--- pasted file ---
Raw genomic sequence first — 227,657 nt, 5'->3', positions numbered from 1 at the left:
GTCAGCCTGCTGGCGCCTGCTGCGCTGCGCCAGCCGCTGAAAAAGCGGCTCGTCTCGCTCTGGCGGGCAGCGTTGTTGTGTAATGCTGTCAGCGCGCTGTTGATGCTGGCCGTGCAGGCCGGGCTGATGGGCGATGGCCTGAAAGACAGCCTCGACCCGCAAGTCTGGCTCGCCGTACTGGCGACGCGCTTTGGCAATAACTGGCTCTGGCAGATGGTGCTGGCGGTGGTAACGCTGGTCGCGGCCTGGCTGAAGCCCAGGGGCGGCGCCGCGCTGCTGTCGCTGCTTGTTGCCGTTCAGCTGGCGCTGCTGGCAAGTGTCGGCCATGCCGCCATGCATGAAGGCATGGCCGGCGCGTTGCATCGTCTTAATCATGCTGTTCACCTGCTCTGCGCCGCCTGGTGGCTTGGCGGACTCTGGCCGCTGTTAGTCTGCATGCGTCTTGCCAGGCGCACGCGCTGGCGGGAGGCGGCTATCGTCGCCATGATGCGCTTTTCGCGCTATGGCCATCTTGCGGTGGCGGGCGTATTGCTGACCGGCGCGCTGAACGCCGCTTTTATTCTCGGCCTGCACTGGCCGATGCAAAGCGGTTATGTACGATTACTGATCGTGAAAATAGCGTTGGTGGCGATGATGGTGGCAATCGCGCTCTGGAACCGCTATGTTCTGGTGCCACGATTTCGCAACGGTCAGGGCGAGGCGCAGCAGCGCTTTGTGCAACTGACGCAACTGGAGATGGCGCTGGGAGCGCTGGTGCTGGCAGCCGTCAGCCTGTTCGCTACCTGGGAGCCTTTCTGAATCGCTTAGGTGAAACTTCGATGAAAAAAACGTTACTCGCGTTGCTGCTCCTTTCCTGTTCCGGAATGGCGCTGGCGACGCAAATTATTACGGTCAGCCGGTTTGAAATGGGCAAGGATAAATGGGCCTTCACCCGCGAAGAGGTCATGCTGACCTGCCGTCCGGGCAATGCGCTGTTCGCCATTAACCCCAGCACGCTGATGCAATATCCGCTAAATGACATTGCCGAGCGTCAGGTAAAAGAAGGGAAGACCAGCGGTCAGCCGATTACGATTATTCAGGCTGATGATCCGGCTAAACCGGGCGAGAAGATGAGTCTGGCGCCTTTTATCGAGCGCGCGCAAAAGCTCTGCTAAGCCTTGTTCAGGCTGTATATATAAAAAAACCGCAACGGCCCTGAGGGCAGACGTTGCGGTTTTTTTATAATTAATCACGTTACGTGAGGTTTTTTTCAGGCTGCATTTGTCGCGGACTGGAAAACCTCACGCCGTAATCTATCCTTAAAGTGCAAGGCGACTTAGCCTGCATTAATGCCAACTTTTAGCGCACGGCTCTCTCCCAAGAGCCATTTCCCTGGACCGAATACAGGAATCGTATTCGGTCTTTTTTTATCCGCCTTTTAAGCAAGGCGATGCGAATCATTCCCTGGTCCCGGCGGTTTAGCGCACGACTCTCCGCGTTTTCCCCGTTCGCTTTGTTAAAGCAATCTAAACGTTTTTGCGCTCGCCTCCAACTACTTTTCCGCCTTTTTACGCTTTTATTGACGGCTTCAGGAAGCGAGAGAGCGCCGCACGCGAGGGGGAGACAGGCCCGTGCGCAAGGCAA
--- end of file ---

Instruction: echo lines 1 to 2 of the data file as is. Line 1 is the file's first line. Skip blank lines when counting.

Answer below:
Raw genomic sequence first — 227,657 nt, 5'->3', positions numbered from 1 at the left:
GTCAGCCTGCTGGCGCCTGCTGCGCTGCGCCAGCCGCTGAAAAAGCGGCTCGTCTCGCTCTGGCGGGCAGCGTTGTTGTGTAATGCTGTCAGCGCGCTGTTGATGCTGGCCGTGCAGGCCGGGCTGATGGGCGATGGCCTGAAAGACAGCCTCGACCCGCAAGTCTGGCTCGCCGTACTGGCGACGCGCTTTGGCAATAACTGGCTCTGGCAGATGGTGCTGGCGGTGGTAACGCTGGTCGCGGCCTGGCTGAAGCCCAGGGGCGGCGCCGCGCTGCTGTCGCTGCTTGTTGCCGTTCAGCTGGCGCTGCTGGCAAGTGTCGGCCATGCCGCCATGCATGAAGGCATGGCCGGCGCGTTGCATCGTCTTAATCATGCTGTTCACCTGCTCTGCGCCGCCTGGTGGCTTGGCGGACTCTGGCCGCTGTTAGTCTGCATGCGTCTTGCCAGGCGCACGCGCTGGCGGGAGGCGGCTATCGTCGCCATGATGCGCTTTTCGCGCTATGGCCATCTTGCGGTGGCGGGCGTATTGCTGACCGGCGCGCTGAACGCCGCTTTTATTCTCGGCCTGCACTGGCCGATGCAAAGCGGTTATGTACGATTACTGATCGTGAAAATAGCGTTGGTGGCGATGATGGTGGCAATCGCGCTCTGGAACCGCTATGTTCTGGTGCCACGATTTCGCAACGGTCAGGGCGAGGCGCAGCAGCGCTTTGTGCAACTGACGCAACTGGAGATGGCGCTGGGAGCGCTGGTGCTGGCAGCCGTCAGCCTGTTCGCTACCTGGGAGCCTTTCTGAATCGCTTAGGTGAAACTTCGATGAAAAAAACGTTACTCGCGTTGCTGCTCCTTTCCTGTTCCGGAATGGCGCTGGCGACGCAAATTATTACGGTCAGCCGGTTTGAAATGGGCAAGGATAAATGGGCCTTCACCCGCGAAGAGGTCATGCTGACCTGCCGTCCGGGCAATGCGCTGTTCGCCATTAACCCCAGCACGCTGATGCAATATCCGCTAAATGACATTGCCGAGCGTCAGGTAAAAGAAGGGAAGACCAGCGGTCAGCCGATTACGATTATTCAGGCTGATGATCCGGCTAAACCGGGCGAGAAGATGAGTCTGGCGCCTTTTATCGAGCGCGCGCAAAAGCTCTGCTAAGCCTTGTTCAGGCTGTATATATAAAAAAACCGCAACGGCCCTGAGGGCAGACGTTGCGGTTTTTTTATAATTAATCACGTTACGTGAGGTTTTTTTCAGGCTGCATTTGTCGCGGACTGGAAAACCTCACGCCGTAATCTATCCTTAAAGTGCAAGGCGACTTAGCCTGCATTAATGCCAACTTTTAGCGCACGGCTCTCTCCCAAGAGCCATTTCCCTGGACCGAATACAGGAATCGTATTCGGTCTTTTTTTATCCGCCTTTTAAGCAAGGCGATGCGAATCATTCCCTGGTCCCGGCGGTTTAGCGCACGACTCTCCGCGTTTTCCCCGTTCGCTTTGTTAAAGCAATCTAAACGTTTTTGCGCTCGCCTCCAACTACTTTTCCGCCTTTTTACGCTTTTATTGACGGCTTCAGGAAGCGAGAGAGCGCCGCACGCGAGGGGGAGACAGGCCCGTGCGCAAGGCAA